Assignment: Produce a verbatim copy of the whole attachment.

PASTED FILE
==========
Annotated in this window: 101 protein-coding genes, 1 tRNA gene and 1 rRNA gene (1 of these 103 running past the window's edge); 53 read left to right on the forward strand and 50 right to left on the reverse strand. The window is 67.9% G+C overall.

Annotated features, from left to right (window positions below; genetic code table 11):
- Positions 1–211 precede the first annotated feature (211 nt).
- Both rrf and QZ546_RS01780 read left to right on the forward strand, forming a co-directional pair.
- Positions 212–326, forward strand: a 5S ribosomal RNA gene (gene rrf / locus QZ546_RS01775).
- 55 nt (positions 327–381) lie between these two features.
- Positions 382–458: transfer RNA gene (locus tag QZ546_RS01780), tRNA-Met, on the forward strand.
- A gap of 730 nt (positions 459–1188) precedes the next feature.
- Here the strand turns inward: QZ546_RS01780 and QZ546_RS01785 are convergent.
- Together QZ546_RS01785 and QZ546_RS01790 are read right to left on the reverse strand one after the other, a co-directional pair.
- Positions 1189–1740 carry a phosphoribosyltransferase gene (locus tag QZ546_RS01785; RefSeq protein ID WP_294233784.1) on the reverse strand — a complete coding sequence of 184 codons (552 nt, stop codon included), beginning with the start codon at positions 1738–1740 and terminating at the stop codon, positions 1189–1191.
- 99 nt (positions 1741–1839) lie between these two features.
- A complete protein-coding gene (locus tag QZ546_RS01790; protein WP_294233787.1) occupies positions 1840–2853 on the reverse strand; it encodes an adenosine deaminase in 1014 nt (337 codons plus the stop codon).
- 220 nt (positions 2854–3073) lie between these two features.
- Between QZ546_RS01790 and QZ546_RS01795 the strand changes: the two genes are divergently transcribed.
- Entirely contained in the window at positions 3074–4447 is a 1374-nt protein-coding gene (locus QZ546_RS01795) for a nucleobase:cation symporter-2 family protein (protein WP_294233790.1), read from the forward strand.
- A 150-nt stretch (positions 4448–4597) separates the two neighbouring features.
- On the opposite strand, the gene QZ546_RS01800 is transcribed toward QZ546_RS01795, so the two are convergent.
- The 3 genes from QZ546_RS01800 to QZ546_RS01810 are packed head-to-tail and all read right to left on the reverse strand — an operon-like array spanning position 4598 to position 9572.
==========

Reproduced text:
Annotated in this window: 101 protein-coding genes, 1 tRNA gene and 1 rRNA gene (1 of these 103 running past the window's edge); 53 read left to right on the forward strand and 50 right to left on the reverse strand. The window is 67.9% G+C overall.

Annotated features, from left to right (window positions below; genetic code table 11):
- Positions 1–211 precede the first annotated feature (211 nt).
- Both rrf and QZ546_RS01780 read left to right on the forward strand, forming a co-directional pair.
- Positions 212–326, forward strand: a 5S ribosomal RNA gene (gene rrf / locus QZ546_RS01775).
- 55 nt (positions 327–381) lie between these two features.
- Positions 382–458: transfer RNA gene (locus tag QZ546_RS01780), tRNA-Met, on the forward strand.
- A gap of 730 nt (positions 459–1188) precedes the next feature.
- Here the strand turns inward: QZ546_RS01780 and QZ546_RS01785 are convergent.
- Together QZ546_RS01785 and QZ546_RS01790 are read right to left on the reverse strand one after the other, a co-directional pair.
- Positions 1189–1740 carry a phosphoribosyltransferase gene (locus tag QZ546_RS01785; RefSeq protein ID WP_294233784.1) on the reverse strand — a complete coding sequence of 184 codons (552 nt, stop codon included), beginning with the start codon at positions 1738–1740 and terminating at the stop codon, positions 1189–1191.
- 99 nt (positions 1741–1839) lie between these two features.
- A complete protein-coding gene (locus tag QZ546_RS01790; protein WP_294233787.1) occupies positions 1840–2853 on the reverse strand; it encodes an adenosine deaminase in 1014 nt (337 codons plus the stop codon).
- 220 nt (positions 2854–3073) lie between these two features.
- Between QZ546_RS01790 and QZ546_RS01795 the strand changes: the two genes are divergently transcribed.
- Entirely contained in the window at positions 3074–4447 is a 1374-nt protein-coding gene (locus QZ546_RS01795) for a nucleobase:cation symporter-2 family protein (protein WP_294233790.1), read from the forward strand.
- A 150-nt stretch (positions 4448–4597) separates the two neighbouring features.
- On the opposite strand, the gene QZ546_RS01800 is transcribed toward QZ546_RS01795, so the two are convergent.
- The 3 genes from QZ546_RS01800 to QZ546_RS01810 are packed head-to-tail and all read right to left on the reverse strand — an operon-like array spanning position 4598 to position 9572.